16. Robert Kollmann, 2002. "Monetary policy rules in the open economy: effects of welfare and business cycles," ULB Institutional Repository 2013/7628, ULB -- Universite Libre de Bruxelles.
    17. John B. Taylor, 1999. "Monetary Policy Rules," NBER Books, National Bureau of Economic Research, Inc, number tayl99-1.
    18. Robert Kollmann, 2008. "Welfare maximizing operational monetary and tax policy rules," ULB Institutional Repository 2013/7620, ULB -- Universite Libre de Bruxelles.
    19. Robert King & Alexander L. Wolman, 1999. "What Should the Monetary Authority Do When Prices Are Sticky?," NBER Chapters, in: Monetary Policy Rules, pages 349-404 National Bureau of Economic Research, Inc.
    20. Marvin Goodfriend & Robert King, 1997. "The New Neoclassical Synthesis and the Role of Monetary Policy," NBER Chapters, in: NBER Macroeconomics Annual 1997, Volume 12, pages 231-296 National Bureau of Economic Research, Inc.
    21. Altonji, Joseph G, 1986. "Intertemporal Substitution in Labor Supply: Evidence from Micro Data," Journal of Political Economy, University of Chicago Press, vol. 94(3), pages 176-215, June.
    22. Erceg, Christopher J. & Henderson, Dale W. & Levin, Andrew T., 2000. "Optimal monetary policy with staggered wage and price contracts," Journal of Monetary Economics, Elsevier, vol. 46(2), pages 281-313, October.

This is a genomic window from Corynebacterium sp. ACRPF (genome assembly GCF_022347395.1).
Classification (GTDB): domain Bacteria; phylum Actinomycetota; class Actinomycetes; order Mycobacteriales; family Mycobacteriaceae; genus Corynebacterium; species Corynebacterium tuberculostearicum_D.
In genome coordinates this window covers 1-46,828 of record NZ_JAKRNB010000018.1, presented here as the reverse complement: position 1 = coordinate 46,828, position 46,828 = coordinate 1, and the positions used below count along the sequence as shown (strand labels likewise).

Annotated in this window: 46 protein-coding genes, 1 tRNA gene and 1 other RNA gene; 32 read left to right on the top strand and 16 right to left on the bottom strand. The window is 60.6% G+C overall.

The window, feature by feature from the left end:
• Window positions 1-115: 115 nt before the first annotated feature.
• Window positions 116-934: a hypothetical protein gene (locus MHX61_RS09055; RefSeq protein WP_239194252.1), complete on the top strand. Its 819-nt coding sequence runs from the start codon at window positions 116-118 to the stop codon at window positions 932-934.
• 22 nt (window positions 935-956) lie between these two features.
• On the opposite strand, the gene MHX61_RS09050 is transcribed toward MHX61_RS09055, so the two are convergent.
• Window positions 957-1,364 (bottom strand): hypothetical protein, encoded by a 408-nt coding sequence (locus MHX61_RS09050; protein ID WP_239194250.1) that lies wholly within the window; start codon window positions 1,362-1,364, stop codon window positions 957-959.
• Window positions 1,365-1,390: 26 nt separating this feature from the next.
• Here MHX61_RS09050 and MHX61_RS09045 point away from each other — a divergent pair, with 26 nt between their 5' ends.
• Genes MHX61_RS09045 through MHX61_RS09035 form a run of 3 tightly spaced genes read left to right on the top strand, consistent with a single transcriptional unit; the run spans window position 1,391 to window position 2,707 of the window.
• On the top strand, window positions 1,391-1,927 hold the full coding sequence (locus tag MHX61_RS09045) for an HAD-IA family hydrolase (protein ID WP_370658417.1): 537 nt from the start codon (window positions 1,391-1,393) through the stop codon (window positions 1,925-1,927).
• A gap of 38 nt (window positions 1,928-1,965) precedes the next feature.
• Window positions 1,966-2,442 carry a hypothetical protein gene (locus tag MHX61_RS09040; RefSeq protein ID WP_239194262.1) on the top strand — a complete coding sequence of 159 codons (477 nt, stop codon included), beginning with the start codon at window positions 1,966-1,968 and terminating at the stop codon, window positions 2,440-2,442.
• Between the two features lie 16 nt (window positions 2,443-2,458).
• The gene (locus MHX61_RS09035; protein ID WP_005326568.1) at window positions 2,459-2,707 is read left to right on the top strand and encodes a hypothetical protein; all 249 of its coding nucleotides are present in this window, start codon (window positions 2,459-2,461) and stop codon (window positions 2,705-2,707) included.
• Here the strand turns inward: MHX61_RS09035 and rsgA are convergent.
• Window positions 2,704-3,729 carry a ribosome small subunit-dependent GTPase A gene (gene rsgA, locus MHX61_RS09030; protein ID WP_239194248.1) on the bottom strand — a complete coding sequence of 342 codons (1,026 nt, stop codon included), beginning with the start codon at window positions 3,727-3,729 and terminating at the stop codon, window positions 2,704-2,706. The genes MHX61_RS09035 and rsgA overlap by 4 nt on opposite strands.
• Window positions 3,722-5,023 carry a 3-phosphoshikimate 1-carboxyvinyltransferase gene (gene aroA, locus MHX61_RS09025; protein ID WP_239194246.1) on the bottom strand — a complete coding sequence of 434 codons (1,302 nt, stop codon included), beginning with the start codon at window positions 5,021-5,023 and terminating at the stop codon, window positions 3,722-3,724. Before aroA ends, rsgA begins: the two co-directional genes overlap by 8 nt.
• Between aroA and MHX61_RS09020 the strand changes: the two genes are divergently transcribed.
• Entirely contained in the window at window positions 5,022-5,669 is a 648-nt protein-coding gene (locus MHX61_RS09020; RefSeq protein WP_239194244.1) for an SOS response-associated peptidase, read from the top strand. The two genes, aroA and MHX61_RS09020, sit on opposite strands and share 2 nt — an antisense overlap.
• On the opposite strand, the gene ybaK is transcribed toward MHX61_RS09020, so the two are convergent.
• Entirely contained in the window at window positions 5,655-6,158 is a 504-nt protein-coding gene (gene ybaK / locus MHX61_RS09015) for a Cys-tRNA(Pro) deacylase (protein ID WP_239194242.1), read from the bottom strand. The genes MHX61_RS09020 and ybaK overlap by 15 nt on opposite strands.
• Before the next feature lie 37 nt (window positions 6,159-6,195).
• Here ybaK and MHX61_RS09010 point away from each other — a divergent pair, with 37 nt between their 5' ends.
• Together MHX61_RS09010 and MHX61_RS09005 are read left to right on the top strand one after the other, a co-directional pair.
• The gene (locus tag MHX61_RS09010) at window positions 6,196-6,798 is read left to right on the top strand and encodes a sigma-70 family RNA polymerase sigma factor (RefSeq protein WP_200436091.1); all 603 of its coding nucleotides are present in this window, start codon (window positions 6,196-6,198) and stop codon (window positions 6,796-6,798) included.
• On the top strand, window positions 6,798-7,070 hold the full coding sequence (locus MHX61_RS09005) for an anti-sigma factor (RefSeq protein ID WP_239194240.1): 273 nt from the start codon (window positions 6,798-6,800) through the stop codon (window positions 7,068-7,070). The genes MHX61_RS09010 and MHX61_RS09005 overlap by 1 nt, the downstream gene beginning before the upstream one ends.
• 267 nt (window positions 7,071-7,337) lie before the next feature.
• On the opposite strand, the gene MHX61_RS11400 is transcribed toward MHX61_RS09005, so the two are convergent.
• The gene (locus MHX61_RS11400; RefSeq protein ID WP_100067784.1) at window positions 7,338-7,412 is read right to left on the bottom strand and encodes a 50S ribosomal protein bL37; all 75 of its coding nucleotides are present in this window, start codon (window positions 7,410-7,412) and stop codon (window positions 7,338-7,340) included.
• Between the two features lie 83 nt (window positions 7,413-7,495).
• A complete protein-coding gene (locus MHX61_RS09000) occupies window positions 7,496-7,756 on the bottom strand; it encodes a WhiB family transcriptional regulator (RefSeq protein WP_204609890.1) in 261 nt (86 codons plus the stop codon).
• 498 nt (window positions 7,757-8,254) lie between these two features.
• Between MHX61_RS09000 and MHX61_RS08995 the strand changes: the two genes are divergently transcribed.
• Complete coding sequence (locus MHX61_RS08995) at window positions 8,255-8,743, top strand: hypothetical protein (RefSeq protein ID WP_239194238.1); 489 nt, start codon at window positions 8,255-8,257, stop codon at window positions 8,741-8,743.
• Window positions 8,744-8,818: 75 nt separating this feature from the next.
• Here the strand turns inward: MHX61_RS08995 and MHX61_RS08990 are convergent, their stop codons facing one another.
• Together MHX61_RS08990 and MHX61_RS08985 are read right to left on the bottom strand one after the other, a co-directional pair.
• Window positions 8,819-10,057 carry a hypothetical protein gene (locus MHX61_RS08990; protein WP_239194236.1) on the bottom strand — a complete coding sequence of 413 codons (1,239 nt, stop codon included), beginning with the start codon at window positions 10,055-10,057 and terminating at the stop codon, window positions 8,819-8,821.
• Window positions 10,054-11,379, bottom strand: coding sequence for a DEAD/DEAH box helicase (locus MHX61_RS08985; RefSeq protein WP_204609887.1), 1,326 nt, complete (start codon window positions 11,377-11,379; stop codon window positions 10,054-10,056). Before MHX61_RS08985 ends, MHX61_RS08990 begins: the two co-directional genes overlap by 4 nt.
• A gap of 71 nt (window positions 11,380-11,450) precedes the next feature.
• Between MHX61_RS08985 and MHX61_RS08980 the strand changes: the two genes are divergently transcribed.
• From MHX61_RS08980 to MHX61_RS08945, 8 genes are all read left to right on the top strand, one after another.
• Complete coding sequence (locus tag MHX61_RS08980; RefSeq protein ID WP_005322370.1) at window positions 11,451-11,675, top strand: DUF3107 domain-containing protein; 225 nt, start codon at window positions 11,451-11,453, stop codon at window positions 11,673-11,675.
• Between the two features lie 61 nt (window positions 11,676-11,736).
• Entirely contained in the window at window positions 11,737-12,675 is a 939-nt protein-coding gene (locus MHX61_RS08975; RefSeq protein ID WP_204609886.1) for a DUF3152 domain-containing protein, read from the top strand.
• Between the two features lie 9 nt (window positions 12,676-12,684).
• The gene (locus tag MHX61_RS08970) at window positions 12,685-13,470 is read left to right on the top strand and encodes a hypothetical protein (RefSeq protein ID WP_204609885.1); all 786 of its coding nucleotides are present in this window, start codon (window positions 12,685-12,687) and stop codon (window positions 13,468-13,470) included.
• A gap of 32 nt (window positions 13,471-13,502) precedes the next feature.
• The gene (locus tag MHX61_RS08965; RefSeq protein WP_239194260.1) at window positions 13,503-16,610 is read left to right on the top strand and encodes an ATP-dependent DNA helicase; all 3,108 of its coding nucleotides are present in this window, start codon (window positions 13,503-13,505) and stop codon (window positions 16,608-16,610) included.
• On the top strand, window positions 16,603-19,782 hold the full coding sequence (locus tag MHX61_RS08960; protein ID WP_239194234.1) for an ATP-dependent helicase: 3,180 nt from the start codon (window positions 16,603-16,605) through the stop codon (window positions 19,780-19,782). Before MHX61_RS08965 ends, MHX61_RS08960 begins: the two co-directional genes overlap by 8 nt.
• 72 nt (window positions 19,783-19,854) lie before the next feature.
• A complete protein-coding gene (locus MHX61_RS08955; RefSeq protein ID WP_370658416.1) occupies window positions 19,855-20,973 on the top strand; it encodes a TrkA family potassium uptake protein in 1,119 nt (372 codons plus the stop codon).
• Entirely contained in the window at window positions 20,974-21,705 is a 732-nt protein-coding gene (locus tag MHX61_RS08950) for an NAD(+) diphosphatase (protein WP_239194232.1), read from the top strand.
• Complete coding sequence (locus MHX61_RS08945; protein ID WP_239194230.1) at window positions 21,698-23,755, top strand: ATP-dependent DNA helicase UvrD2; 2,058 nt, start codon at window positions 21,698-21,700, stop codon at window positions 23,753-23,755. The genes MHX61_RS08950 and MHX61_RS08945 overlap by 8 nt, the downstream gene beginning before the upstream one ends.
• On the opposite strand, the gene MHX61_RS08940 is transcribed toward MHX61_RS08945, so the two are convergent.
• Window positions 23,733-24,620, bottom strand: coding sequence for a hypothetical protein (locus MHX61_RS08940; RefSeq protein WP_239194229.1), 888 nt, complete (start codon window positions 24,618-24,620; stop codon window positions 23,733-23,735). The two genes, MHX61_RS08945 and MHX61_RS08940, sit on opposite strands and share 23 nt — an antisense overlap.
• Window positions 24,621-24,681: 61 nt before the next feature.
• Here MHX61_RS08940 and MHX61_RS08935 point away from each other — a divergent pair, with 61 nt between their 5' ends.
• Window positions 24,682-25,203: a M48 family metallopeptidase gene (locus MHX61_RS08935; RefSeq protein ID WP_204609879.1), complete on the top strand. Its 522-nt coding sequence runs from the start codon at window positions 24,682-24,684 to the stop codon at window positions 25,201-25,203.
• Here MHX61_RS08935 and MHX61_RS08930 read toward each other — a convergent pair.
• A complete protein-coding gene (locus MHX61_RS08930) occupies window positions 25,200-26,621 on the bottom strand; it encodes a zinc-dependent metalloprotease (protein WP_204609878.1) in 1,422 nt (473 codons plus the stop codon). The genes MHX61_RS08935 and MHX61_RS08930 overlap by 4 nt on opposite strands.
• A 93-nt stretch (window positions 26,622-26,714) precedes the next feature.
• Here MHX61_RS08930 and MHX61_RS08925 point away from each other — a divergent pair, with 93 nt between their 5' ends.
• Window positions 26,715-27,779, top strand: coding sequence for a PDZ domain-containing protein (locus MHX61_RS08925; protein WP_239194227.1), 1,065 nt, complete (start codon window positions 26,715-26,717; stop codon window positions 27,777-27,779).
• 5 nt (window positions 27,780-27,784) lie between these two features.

23. Leeper, Eric M., 1991. "Equilibria under 'active' and 'passive' monetary and fiscal policies," Journal of Monetary Economics, Elsevier, vol. 27(1), pages 129-147, February.
    24. Leith, Campbell & Wren-Lewis, Simon, 2000. "Interactions between Monetary and Fiscal Policy Rules," Economic Journal, Royal Economic Society, vol. 110(462), pages 93-108, March.
    Full references (including those not matched with items on IDEAS)

    This item is not listed on Wikipedia, on a reading list or among the top items on IDEAS.

    When requesting a correction, please mention this item's handle: RePEc:fip:fedkrw:rwp05-01. See general information about how to correct material in RePEc.

    For technical questions regarding this item, or to correct its authors, title, abstract, bibliographic or download information, contact: (Lu Dayrit)

    If you have authored this item and are not yet registered with RePEc, we encourage you to do it here. This allows to link your profile to this item. It also allows you to accept potential citations to this item that we are uncertain about.

    If references are entirely missing, you can add them using this form.

    If the full references list an item that is present in RePEc, but the system did not link to it, you can help with this form.

    If you know of missing items citing this one, you can help us creating those links by adding the relevant references in the same way as above, for each refering item. If you are a registered author of this item, you may also want to check the "citations" tab in your profile, as there may be some citations waiting for confirmation.

    Please note that corrections may take a couple of weeks to filter through the various RePEc services.

    This information is provided to you by IDEAS at the Research Division of the Federal Reserve Bank of St. Louis using RePEc data.